Amid efforts to increase the production of sugar cane and food crops in Barbados, the Ministry of Agriculture and Food Security has set out to determine the fertility of agricultural lands through a regional programme conducted by the Kingdom of Morocco.
The announcement was made by Deputy Chief Agricultural Officer, Leslie Brereton, as he delivered remarks at a Soil and Equipment Field Day, held recently at the Central Agronomic Research Station, located on the Ministry’s Graeme Hall, Christ Church compound.
According to Mr. Leslie, Morocco was assisting Barbados and some of its regional neighbours through a BDS$1.3 million Soil Fertility Mapping Programme, to identify the soil types within their respective countries. He said the data collected would give local agricultural authorities a better idea of the soil profiles in various areas, such as mineral and nutrient content, and would ultimately be used to create a Soil Fertility Profile for Barbados.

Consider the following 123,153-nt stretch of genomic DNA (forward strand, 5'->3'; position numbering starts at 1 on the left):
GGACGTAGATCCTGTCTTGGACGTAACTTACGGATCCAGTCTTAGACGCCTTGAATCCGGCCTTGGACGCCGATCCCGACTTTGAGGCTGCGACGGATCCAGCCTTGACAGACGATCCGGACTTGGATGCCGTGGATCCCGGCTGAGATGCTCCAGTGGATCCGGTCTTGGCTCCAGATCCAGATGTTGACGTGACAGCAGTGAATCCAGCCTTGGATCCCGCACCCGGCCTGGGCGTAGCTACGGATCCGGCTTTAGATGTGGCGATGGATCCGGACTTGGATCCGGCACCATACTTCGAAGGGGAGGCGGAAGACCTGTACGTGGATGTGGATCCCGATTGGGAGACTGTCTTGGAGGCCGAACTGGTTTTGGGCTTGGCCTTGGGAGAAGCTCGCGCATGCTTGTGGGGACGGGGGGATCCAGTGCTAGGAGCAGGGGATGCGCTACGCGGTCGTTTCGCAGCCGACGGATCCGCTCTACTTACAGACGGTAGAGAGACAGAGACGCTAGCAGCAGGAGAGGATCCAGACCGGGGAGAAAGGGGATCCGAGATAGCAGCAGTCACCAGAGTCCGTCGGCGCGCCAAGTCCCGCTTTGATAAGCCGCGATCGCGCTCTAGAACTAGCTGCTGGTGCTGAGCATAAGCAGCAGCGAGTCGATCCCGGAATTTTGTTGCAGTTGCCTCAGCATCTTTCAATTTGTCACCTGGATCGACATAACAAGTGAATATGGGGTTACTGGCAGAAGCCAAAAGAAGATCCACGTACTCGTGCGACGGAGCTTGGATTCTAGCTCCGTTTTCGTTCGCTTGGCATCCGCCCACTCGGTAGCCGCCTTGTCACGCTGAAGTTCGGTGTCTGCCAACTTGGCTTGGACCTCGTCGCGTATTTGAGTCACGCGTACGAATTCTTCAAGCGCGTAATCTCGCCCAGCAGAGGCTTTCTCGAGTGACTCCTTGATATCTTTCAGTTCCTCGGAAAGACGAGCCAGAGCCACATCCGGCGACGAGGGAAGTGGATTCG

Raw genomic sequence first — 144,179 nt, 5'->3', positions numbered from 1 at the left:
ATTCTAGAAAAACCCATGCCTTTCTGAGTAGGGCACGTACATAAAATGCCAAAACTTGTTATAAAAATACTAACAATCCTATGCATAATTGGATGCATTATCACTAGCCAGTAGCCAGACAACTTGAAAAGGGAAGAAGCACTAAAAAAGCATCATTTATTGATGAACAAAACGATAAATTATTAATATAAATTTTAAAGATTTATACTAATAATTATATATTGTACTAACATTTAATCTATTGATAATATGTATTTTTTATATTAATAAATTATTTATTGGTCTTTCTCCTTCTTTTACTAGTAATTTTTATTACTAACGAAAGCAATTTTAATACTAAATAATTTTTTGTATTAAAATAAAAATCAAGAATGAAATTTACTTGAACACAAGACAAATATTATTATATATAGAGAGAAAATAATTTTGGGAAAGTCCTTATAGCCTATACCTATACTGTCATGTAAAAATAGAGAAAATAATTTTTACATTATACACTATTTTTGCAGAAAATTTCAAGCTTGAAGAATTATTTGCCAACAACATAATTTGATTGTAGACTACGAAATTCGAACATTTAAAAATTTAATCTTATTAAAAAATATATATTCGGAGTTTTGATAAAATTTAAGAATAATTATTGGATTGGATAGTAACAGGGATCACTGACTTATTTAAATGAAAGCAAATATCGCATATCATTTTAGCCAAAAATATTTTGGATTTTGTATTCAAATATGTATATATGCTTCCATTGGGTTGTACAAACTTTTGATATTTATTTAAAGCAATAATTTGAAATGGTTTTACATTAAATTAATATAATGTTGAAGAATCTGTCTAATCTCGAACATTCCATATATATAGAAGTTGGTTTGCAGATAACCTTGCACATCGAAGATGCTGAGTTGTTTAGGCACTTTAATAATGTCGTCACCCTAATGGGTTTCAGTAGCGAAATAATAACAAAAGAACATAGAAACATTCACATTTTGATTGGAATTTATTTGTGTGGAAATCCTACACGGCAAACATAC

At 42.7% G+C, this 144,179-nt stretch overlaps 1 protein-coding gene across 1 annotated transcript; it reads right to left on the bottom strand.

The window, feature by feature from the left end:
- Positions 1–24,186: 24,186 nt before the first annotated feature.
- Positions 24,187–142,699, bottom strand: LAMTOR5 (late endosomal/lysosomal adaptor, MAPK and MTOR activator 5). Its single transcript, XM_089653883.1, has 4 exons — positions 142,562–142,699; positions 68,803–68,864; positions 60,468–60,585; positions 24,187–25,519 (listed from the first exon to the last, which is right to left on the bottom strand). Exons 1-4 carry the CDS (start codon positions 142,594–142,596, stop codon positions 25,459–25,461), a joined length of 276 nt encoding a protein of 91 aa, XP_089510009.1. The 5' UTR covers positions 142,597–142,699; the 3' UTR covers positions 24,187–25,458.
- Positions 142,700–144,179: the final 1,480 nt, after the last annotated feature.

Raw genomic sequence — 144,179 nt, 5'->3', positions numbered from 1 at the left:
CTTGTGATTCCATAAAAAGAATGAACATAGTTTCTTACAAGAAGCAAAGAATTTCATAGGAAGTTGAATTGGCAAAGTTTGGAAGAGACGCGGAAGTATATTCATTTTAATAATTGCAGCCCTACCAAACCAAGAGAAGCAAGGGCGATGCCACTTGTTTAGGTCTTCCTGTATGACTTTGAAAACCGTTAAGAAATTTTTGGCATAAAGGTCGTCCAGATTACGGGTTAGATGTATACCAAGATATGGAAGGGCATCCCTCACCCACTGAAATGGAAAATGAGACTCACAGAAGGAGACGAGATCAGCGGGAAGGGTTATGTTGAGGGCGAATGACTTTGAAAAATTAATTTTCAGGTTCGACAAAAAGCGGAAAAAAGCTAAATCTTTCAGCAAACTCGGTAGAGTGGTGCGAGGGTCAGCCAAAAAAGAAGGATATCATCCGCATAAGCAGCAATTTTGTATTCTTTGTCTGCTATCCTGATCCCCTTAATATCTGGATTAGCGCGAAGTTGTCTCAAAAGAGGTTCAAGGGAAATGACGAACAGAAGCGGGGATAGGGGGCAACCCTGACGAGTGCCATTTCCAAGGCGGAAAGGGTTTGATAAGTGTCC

“Soil Fertility Mapping would, in fact, allow farmers to plan better to use the right combination of fertilisers to optimise plant growth,” he added, noting a document would be developed in this regard, upon completion of the programme.
The Deputy CAO further disclosed that the Ministry was also working with Mount Gay Rum Distillery to increase soil fertility through the use of vinasse, the residual liquid left behind after the fermentation and distillation of alcohol.
The topical application of vinasse to agricultural lands, he explained, would create a chemical reaction, allowing the release of nutrients within the soil, thus resulting in an environment more conducive to the cultivation of food crops.
Mr. Leslie also stressed the importance of these undertakings, stating: “Soil is also a natural resource…. We have to take grip of this and make sure that we have sufficient lands to ensure that we can continue to grow [sugar] cane in rotation with other crops.”